This academic year, the award-winning Indigenous Student Centre (ISC)* at the University of Guelph is celebrating its 20th anniversary. Established in October 2003, the ISC has been a cornerstone in fostering the academic, cultural and personal growth of First Nations, Inuit, and Métis students at U of G.

As we commemorate this milestone, we look forward to marking the occasion at the upcoming annual Celebration of Indigenous Achievement on Saturday, April 6. Hosted by the ISC, the Celebration is a unique opportunity for Indigenous students at U of G to celebrate their successes with the family, friends, Elders and Knowledge Holders who have supported their educational journeys.

A statue of a beaver pushing its hands against a stump in front of the Indigenous Student Centre.
Uhmikwahdeze “The Beaver” is a sculpture in front of the Indigenous Student Centre

Twenty-one years ago, just 68 students identified themselves as Indigenous to the newly established Indigenous Student Society (ISS)** which sought to create a dedicated space for the Indigenous student community on campus. In April 2003, First Nations, Inuit, and Métis staff, student leaders, and community members gathered with University administrators to discuss supporting U of G’s Indigenous students, leading to the establishment of the ISC in the department of Student Experience in October 2003.

Since then, the Indigenous student community has continued to grow on campus. As of this fall, the Indigenous student community at U of G includes 564 self-identified First Nations, Inuit, and Métis students.

“We are proud that as a university we have been able to work with Indigenous students to create a cultural community and home where they can freely explore their identities as First Nations, Inuit, and Métis peoples,” says Irene Thompson, interim vice-provost (student affairs).

“The tremendous growth and success of the Indigenous Student Centre membership and activities is testament to the partnerships and collaborations between our staff, students and a community of Elders and Knowledge Holders.”  Since its establishment, the ISC has served as a home away from home for self-identified First Nations, Inuit, and Métis students. Programming includes advising support; visiting Elders & Knowledge Holders; transition programs such as START Indigenous; community building, cultural programs and events; and social connections.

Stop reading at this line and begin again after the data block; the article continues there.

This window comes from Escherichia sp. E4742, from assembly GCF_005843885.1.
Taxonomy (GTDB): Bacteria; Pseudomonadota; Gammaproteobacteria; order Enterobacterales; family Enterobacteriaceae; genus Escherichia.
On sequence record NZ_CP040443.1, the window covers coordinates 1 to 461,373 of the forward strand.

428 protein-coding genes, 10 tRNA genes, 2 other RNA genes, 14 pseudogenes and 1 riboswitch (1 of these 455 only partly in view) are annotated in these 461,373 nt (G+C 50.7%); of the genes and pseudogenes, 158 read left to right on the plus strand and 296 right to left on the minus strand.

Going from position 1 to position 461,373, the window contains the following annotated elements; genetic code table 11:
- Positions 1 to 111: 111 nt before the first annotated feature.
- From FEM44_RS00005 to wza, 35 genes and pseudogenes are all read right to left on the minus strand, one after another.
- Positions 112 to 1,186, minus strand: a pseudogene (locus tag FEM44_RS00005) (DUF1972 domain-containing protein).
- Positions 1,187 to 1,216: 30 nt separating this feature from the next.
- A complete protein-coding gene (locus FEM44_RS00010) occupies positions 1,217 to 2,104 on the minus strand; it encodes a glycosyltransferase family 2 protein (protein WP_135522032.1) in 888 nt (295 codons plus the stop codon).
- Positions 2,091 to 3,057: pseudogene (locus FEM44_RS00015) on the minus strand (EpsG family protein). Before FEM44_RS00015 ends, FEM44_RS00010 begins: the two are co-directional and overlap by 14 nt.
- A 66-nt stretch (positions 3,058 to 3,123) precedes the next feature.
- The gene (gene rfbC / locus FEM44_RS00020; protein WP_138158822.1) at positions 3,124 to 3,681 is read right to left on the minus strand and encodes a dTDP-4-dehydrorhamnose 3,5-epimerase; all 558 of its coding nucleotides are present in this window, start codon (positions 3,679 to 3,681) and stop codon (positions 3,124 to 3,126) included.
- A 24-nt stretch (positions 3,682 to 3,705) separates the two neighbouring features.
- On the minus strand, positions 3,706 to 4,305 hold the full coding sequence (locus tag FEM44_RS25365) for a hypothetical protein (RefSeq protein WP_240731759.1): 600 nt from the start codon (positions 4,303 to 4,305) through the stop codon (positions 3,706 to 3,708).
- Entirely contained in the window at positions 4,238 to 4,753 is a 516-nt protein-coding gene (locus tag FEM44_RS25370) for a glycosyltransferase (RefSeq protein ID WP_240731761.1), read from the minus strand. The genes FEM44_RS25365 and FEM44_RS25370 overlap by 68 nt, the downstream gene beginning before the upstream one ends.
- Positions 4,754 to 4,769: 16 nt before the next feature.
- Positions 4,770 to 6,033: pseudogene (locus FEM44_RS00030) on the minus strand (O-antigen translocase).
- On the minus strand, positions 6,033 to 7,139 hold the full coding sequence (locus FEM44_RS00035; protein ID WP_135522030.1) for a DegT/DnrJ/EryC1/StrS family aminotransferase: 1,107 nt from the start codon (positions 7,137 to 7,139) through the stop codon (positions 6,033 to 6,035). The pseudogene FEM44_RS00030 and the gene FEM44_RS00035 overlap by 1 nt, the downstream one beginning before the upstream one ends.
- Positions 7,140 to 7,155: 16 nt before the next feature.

Natasha Young, manager of the ISC (member of Whitefish River First Nation), reflects on the role of the ISC:

“During my time as a student, I was grateful to have had the support of the ISC. Since then, I have had the opportunity to journey alongside many Indigenous students as a member of the ISC team. I am incredibly proud of the role that the ISC can have in supporting First Nations, Inuit, and Métis students. The growth of the ISC’s programs and supports is a direct result of the passion and dedication of past and present ISC staff and our commitment to working collaboratively with Indigenous students and campus and community partners. I’m excited to celebrate this milestone and see what the future brings.”

Elders Dan Smoke (Seneca Nation of the Iroquois Confederacy) and Mary Lou Smoke (Ojibway Nation) have been engaging with Indigenous students at U of G since before the ISC was established, regularly sharing their experiences and culture with the campus community.

Elders Dan Smoke and Mary Lou Smoke post together in the snowy woods.
Elders Dan and Mary Lou Smoke

“For over 20 years, we have been the Visiting Elders and helped many students learn more about their culture and traditions. We have watched the students become empowered as they became immersed in the activities and amazing atmosphere at the Indigenous Student Centre. We have been auntie and uncle to the students and community members, helping them through difficult times and showing them the power of our traditional ceremonies, medicines and songs.”

As  U of G continues its journey towards reconciliation and decolonization, the ISC remains a cornerstone of support for Indigenous students.

Dr. Charlotte Yates, U of G president and vice-chancellor, reflects on the significance of the ISC in advancing the institution’s commitment to reconciliation, indigenization and decolonization:

“It has been a pleasure to see the ISC serve such a crucial role for our First Nations, Inuit, and Métis students and community members. Transforming our University through Indigenization is one of the core pillars of our Strategic Plan. By building on the success of the ISC and continuing our commitment to advancing truth and reconciliation, we remain committed to Indigenizing our institution and ensuring an inclusive environment for all.”

As U of G looks forward to the next chapter, the Indigenous Student Centre’s 20th anniversary is not just a celebration of past achievements, but a reaffirmation of the ongoing commitment to Indigenous students’ development, well-being, community and support.

* The Indigenous Student Centre was formerly called the Aboriginal Resource Centre and renamed in 2020

** The Indigenous Student Society was formerly called the Aboriginal Student Association and renamed in 2020